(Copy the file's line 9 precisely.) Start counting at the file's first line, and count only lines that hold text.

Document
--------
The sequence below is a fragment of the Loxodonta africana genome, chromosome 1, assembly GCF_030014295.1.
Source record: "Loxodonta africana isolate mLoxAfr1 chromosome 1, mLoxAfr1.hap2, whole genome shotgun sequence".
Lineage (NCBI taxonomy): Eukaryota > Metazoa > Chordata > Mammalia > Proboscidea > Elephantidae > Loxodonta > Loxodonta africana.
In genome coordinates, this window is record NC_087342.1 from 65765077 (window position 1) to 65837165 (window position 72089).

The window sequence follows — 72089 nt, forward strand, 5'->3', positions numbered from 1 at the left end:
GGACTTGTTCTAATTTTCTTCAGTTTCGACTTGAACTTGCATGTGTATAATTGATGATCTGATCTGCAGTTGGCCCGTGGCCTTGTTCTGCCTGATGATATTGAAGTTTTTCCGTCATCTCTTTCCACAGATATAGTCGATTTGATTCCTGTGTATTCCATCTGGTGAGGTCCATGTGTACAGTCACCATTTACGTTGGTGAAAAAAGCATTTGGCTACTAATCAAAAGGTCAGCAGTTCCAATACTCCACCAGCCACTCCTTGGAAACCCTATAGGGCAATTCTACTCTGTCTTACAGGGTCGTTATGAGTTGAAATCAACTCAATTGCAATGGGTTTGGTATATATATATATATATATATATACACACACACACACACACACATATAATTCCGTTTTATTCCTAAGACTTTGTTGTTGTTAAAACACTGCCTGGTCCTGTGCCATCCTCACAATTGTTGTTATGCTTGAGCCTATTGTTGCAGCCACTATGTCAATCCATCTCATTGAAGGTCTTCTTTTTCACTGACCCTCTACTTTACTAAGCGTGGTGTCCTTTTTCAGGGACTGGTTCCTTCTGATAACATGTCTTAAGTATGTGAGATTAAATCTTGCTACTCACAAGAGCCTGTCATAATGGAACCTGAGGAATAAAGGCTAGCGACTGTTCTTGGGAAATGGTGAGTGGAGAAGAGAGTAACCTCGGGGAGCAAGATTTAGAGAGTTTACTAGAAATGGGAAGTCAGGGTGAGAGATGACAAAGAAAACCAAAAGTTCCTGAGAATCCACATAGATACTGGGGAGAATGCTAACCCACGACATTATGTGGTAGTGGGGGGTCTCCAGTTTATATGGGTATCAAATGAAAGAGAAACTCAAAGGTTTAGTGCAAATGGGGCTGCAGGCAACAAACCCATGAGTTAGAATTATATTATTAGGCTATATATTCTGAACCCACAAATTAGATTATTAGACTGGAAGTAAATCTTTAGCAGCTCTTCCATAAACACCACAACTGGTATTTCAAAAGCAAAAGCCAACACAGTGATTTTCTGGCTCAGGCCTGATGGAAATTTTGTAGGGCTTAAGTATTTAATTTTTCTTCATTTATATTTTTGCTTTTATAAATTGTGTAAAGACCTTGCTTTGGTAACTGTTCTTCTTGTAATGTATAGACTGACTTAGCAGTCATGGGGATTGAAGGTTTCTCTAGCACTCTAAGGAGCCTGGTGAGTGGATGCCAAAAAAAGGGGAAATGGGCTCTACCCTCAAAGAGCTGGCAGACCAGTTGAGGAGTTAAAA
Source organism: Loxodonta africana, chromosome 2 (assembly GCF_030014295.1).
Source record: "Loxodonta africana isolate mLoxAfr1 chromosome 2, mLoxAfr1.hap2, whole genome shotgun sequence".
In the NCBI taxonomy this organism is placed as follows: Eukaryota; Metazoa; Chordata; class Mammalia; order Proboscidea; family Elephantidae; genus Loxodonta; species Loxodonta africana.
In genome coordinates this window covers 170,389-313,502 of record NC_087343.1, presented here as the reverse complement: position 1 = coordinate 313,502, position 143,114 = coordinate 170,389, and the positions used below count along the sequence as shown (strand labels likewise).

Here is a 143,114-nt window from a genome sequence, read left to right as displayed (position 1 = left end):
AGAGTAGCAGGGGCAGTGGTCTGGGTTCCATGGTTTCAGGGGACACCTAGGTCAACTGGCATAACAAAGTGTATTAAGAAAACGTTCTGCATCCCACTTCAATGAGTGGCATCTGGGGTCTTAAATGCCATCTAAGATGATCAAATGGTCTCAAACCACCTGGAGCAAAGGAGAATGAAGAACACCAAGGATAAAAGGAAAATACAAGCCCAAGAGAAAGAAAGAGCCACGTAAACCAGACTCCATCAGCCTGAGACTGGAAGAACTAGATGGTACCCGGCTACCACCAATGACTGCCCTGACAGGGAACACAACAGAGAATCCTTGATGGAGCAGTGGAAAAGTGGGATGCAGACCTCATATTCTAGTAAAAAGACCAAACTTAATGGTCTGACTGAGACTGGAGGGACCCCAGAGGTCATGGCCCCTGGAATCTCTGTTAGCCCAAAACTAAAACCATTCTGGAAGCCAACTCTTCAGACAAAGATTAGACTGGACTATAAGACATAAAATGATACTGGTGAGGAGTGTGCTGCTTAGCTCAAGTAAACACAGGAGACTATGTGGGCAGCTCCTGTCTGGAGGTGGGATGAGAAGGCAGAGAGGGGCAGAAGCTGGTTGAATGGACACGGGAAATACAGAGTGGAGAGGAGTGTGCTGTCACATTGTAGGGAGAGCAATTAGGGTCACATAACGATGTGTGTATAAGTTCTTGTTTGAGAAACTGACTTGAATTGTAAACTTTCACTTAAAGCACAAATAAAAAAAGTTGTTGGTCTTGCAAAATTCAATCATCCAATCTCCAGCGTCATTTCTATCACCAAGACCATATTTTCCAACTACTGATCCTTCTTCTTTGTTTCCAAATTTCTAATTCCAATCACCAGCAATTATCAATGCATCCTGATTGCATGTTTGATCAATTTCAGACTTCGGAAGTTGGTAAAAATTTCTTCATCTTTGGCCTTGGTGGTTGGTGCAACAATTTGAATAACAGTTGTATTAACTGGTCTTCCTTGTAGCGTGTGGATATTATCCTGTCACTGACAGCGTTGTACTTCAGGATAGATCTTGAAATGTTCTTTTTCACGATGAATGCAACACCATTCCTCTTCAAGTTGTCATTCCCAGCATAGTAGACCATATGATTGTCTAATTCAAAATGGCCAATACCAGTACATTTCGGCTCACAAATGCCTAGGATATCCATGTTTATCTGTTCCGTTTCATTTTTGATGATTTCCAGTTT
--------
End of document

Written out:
In the NCBI taxonomy this organism is placed as follows: Eukaryota; Metazoa; Chordata; class Mammalia; order Proboscidea; family Elephantidae; genus Loxodonta; species Loxodonta africana.